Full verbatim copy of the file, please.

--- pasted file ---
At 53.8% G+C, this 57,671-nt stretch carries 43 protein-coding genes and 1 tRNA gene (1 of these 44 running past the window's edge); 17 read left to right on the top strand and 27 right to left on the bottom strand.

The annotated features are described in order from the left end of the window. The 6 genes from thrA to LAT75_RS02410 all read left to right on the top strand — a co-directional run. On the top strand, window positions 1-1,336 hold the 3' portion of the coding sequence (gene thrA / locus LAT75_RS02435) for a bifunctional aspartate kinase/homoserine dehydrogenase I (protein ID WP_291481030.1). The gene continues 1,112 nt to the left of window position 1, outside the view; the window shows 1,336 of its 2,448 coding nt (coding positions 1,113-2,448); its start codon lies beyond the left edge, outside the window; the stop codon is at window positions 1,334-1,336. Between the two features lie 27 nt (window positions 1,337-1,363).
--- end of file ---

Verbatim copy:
At 53.8% G+C, this 57,671-nt stretch carries 43 protein-coding genes and 1 tRNA gene (1 of these 44 running past the window's edge); 17 read left to right on the top strand and 27 right to left on the bottom strand.

The annotated features are described in order from the left end of the window. The 6 genes from thrA to LAT75_RS02410 all read left to right on the top strand — a co-directional run. On the top strand, window positions 1-1,336 hold the 3' portion of the coding sequence (gene thrA / locus LAT75_RS02435) for a bifunctional aspartate kinase/homoserine dehydrogenase I (protein ID WP_291481030.1). The gene continues 1,112 nt to the left of window position 1, outside the view; the window shows 1,336 of its 2,448 coding nt (coding positions 1,113-2,448); its start codon lies beyond the left edge, outside the window; the stop codon is at window positions 1,334-1,336. Between the two features lie 27 nt (window positions 1,337-1,363).